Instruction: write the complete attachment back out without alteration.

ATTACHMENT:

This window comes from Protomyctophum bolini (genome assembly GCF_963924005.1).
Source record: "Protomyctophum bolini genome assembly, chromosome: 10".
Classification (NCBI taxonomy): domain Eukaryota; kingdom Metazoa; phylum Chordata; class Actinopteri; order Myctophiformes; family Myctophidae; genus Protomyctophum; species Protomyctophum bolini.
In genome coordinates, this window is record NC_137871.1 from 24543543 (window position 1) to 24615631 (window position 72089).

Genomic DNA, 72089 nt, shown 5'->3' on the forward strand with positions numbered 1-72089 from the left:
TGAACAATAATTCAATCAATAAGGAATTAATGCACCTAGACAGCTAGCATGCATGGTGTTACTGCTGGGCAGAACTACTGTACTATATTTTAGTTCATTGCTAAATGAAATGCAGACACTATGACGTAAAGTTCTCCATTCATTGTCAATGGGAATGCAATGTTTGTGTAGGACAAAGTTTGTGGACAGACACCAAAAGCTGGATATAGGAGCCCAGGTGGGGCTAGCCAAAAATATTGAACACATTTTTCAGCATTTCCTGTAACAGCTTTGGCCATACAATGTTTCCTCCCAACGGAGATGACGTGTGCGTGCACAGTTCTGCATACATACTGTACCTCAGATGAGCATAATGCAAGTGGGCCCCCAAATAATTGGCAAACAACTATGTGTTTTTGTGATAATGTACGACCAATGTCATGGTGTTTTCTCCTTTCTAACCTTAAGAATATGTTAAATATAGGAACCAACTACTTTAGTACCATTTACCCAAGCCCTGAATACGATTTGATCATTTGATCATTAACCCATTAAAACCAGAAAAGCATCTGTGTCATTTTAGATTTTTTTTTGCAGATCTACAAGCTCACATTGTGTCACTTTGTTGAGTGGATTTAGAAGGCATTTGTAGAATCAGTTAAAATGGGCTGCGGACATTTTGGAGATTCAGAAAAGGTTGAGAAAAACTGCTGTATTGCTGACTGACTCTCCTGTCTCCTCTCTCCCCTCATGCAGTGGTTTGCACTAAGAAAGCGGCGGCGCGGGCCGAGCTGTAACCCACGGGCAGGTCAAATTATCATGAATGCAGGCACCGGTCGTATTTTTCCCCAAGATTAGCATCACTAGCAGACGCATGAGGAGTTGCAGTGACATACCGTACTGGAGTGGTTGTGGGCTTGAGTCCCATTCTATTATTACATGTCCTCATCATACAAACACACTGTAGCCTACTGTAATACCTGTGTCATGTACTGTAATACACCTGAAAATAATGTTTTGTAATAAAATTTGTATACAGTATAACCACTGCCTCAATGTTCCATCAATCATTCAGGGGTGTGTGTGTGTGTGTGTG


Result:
This window comes from Protomyctophum bolini (genome assembly GCF_963924005.1).
Source record: "Protomyctophum bolini genome assembly, chromosome: 10".
Classification (NCBI taxonomy): domain Eukaryota; kingdom Metazoa; phylum Chordata; class Actinopteri; order Myctophiformes; family Myctophidae; genus Protomyctophum; species Protomyctophum bolini.
In genome coordinates, this window is record NC_137871.1 from 24543543 (window position 1) to 24615631 (window position 72089).

Genomic DNA, 72089 nt, shown 5'->3' on the forward strand with positions numbered 1-72089 from the left:
TGAACAATAATTCAATCAATAAGGAATTAATGCACCTAGACAGCTAGCATGCATGGTGTTACTGCTGGGCAGAACTACTGTACTATATTTTAGTTCATTGCTAAATGAAATGCAGACACTATGACGTAAAGTTCTCCATTCATTGTCAATGGGAATGCAATGTTTGTGTAGGACAAAGTTTGTGGACAGACACCAAAAGCTGGATATAGGAGCCCAGGTGGGGCTAGCCAAAAATATTGAACACATTTTTCAGCATTTCCTGTAACAGCTTTGGCCATACAATGTTTCCTCCCAACGGAGATGACGTGTGCGTGCACAGTTCTGCATACATACTGTACCTCAGATGAGCATAATGCAAGTGGGCCCCCAAATAATTGGCAAACAACTATGTGTTTTTGTGATAATGTACGACCAATGTCATGGTGTTTTCTCCTTTCTAACCTTAAGAATATGTTAAATATAGGAACCAACTACTTTAGTACCATTTACCCAAGCCCTGAATACGATTTGATCATTTGATCATTAACCCATTAAAACCAGAAAAGCATCTGTGTCATTTTAGATTTTTTTTTGCAGATCTACAAGCTCACATTGTGTCACTTTGTTGAGTGGATTTAGAAGGCATTTGTAGAATCAGTTAAAATGGGCTGCGGACATTTTGGAGATTCAGAAAAGGTTGAGAAAAACTGCTGTATTGCTGACTGACTCTCCTGTCTCCTCTCTCCCCTCATGCAGTGGTTTGCACTAAGAAAGCGGCGGCGCGGGCCGAGCTGTAACCCACGGGCAGGTCAAATTATCATGAATGCAGGCACCGGTCGTATTTTTCCCCAAGATTAGCATCACTAGCAGACGCATGAGGAGTTGCAGTGACATACCGTACTGGAGTGGTTGTGGGCTTGAGTCCCATTCTATTATTACATGTCCTCATCATACAAACACACTGTAGCCTACTGTAATACCTGTGTCATGTACTGTAATACACCTGAAAATAATGTTTTGTAATAAAATTTGTATACAGTATAACCACTGCCTCAATGTTCCATCAATCATTCAGGGGTGTGTGTGTGTGTGTGTG